A burning up; conflagration.
This is a propagating flame that moves subsonically (the flame speed is less than the speed of sound) in a mixture of fuel and oxidizer.
Vigorous burning with subsonic flame propagation. (See Detonation).
combustion that propagates through a gas or along the surface of an explosive at a rapid rate driven by the transfer of heat
a fire which burns violently with intense heat, giving off sparks, a near explosion
an exothermic reaction that propagates from the burning gases to the unreacted material by conduction, convection, and radiation
a relatively slow explosion , generating only subsonic pressure waves
a relatively slow explosion , generating only subsonic pressure wave s
a relatively slow explosion , generatingonly subsonic pressurewaves
A rapid chemical reaction in which the output of heat is enough to enable the reaction to proceed and be accelerated without input of heat from another source. Deflagration is a surface phenomenon with the reaction products flowing away from the un-reacted material along the surface at subsonic velocity. The effect of a true deflagration under confinement is an explosion. Confinement of the reaction increases pressure, rate of reaction and temperature, and may cause transition into a detonation. Reference: DoD 6055.9 STD
Chemical decomposition by burning material in which the reaction is less than sonic velocity, for example, low explosives. A burning with great heat and intense light.
To burn rapidly with intense heat and sparks being given off.
A rapid combustion reaction which is propagated at a sub-sonic rate by heat transfer into the reacting material. This reaction is accompanied by a vigorous evolution of heat and flame. The flow of reaction products is in the direction opposite that of the combustion propagation (unlike DETONATION). Deflagration is usually dependent upon having fuel and oxidizing agent in very close contact, either from having the fuel as a finely divided mixture with the oxidant, or by combining the two in the same chemical compound or mixture. Deflagration exhibits a dependence upon the surrounding gas pressure.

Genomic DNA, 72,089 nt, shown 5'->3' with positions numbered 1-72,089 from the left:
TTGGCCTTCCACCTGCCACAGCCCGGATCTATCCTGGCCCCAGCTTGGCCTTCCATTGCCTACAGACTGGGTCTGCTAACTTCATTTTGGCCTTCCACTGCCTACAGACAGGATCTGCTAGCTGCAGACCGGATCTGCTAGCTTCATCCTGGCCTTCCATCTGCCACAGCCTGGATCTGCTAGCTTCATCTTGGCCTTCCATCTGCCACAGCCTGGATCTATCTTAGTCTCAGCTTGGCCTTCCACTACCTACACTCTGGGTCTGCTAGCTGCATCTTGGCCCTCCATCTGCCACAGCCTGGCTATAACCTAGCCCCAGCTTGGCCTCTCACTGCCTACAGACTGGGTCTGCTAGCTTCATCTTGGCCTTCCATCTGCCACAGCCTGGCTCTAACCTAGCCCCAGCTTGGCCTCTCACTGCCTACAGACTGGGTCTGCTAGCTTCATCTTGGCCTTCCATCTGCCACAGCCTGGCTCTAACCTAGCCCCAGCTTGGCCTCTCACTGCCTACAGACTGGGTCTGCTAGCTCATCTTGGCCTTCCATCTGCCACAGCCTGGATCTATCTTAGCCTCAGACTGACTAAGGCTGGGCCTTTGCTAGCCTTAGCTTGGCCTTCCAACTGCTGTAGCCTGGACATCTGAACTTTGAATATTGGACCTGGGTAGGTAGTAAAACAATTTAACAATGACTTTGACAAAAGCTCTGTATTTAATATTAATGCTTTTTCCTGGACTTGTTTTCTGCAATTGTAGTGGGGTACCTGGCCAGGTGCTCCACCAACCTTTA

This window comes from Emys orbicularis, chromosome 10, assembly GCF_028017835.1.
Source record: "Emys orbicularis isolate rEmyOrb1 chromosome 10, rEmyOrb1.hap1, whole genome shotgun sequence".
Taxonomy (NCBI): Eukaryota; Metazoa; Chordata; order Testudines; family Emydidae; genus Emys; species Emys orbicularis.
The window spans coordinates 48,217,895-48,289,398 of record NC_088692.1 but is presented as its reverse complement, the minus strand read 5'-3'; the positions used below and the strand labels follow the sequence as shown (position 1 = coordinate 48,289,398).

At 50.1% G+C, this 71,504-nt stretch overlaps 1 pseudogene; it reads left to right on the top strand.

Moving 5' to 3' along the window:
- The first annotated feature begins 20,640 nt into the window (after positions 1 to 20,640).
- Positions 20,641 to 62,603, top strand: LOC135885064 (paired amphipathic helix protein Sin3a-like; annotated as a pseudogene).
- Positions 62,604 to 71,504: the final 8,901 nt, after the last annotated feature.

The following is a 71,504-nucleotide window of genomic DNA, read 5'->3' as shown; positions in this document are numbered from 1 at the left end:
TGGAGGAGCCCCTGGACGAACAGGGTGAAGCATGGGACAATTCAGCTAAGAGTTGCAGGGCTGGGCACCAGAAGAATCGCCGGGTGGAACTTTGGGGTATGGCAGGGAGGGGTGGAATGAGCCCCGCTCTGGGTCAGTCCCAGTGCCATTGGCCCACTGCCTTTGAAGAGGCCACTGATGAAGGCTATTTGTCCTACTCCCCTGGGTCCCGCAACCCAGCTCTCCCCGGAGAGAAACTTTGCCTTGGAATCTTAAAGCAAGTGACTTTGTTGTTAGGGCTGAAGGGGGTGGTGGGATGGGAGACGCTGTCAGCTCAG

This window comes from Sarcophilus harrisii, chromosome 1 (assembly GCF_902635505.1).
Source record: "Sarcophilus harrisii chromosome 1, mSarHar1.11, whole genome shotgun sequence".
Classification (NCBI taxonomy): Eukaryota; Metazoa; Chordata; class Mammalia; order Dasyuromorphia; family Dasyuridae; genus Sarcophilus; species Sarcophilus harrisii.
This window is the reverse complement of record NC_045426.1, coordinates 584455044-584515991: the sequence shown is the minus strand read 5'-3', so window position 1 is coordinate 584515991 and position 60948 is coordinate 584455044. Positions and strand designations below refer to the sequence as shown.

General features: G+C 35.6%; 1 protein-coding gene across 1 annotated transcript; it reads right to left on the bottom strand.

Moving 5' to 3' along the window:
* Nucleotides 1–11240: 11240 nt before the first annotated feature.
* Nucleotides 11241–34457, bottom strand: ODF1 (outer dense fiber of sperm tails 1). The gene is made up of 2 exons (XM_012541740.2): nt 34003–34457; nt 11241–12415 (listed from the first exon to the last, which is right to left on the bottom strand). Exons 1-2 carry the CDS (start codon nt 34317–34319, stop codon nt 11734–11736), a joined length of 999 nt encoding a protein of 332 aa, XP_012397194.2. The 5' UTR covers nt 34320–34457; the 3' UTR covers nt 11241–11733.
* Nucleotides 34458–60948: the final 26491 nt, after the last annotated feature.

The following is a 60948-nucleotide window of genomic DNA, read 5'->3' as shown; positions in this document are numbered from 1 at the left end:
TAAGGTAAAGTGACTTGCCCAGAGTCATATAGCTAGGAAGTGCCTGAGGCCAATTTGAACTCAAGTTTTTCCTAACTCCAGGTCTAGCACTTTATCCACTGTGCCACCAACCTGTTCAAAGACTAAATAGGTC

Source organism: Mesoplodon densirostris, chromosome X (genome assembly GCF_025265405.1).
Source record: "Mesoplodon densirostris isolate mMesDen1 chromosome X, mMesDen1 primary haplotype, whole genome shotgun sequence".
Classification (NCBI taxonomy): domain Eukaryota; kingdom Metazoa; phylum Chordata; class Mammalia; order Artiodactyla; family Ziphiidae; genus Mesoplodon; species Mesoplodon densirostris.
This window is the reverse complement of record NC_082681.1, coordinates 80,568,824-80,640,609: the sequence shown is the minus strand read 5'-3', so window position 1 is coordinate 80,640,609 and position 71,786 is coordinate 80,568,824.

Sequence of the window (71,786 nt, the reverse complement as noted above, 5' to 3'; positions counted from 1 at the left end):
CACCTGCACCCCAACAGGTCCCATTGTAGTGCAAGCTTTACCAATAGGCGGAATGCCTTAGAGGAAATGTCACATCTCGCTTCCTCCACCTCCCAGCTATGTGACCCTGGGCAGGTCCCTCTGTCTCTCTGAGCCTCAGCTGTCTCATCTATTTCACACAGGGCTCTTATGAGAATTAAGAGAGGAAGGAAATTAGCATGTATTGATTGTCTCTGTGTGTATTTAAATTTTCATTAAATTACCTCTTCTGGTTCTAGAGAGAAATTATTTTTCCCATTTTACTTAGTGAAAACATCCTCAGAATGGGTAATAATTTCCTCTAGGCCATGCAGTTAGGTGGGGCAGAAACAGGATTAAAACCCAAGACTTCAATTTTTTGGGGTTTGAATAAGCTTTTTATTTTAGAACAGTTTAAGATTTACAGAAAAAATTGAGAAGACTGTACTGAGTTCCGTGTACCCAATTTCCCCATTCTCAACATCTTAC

The chemical reaction of a substance in which the reaction front advances into the unreacted substance at less than sonic velocity. Where a blast wave is produced that has the potential to cause damage, the term explosive deflagration may be used.
An explosion with a propagation front traveling at subsonic speeds, as compared to supersonic detonation.
The intense burning rate of some explosives; black powder being one example, fireworks. To burn intensely. A chemical reaction producing vigorous evolution of heat and sparks or flame and moving through the material (as black powder or smokeless powder) at a speed less than that of sound. The rate of oxidation is less than 1000 feet per second. A major difference among explosives is the speed of the reaction.
Deflagration (Lat: de + flagrare, "to burn") is a process of subsonic combustion that usually propagates through thermal conductivity (hot burning material heats the next layer of cold material and ignites it). Deflagration is different from detonation which is supersonic and propagates through shock compression.